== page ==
The Thermofluids Research Group, working under the umbrella of the Department of Mechanical Engineering at Notre Dame University – Louaize (NDU), is investigating cutting-edge research topic on the evaluation and analysis of hygrothermal performance in preterm incubators, in other words how effectively heat and moisture permeates incubators for infants born prematurely. Enhancing the comfort of neonates – newborns – nursed in incubators is crucial for their survival and growth. Several methods will be used in order to better understand the physical phenomena of dry and latent heat loss from neonates and the body-environment interaction occurring, both in isolation, and during clinical processes. These methods can be classified into three main categories: bioheat modeling, computational fluid dynamics, and experimental studies.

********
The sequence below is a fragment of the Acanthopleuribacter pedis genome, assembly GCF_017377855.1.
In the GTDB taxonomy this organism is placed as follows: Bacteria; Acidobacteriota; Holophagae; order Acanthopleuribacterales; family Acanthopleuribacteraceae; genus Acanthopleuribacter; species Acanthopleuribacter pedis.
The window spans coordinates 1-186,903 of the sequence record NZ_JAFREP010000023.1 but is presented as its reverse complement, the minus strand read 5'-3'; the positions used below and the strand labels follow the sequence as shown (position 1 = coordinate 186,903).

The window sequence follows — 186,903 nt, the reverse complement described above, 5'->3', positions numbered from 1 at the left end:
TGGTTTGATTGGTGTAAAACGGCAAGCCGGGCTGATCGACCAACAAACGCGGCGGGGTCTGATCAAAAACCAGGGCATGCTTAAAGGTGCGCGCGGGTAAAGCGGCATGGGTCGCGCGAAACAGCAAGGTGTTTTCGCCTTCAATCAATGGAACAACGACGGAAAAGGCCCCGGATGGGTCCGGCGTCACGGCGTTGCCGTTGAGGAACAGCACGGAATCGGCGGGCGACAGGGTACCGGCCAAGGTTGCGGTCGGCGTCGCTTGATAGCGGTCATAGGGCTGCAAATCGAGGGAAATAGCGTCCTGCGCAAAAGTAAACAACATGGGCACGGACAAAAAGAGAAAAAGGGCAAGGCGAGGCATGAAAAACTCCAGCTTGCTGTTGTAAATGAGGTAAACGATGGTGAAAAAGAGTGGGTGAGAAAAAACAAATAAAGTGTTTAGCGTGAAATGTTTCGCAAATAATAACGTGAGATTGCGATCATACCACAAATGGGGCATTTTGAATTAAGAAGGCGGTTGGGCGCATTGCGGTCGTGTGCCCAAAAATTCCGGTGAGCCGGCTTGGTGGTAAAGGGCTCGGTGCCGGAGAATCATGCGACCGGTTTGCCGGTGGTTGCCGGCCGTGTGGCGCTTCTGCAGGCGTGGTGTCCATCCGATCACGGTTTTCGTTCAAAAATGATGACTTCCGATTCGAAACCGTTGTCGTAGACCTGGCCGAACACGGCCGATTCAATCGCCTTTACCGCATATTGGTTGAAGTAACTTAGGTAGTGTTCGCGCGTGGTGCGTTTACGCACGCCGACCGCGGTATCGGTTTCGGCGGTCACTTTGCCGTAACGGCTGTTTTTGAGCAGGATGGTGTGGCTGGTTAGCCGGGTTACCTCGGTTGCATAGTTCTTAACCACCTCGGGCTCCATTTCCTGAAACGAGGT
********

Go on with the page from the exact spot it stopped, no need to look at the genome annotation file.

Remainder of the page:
This project is in the framework of an Agence Universitaire de la Francophonie and National Council for Scientific Research (AUF-CNRSL) grant between NDU, Ottawa University (Canada), Angers University (France) and Lebanese University, with Dr. Charbel Habchi, Assistant Professor at the NDU Department of Mechanical Engineering – Faculty of Engineering, as principle investigator.
To assist with this goal, Dräger and Prime Medical donated a high tech Caleo Incubator to be used for the experimental testing. A training session was held at the Mechanical Engineering Department showing the advanced features of Caleo incubator. A thermal manikin will be built using 3D printing to mimic thermoregulation of a preterm neonate. Preliminary results showed a potential of substantial reduction in heat losses.
The Department of Mechanical Engineering would like to thank the generous contribution from Dräger and Prime Medical, which will help students and researchers from NDU in achieving their educational and research goals.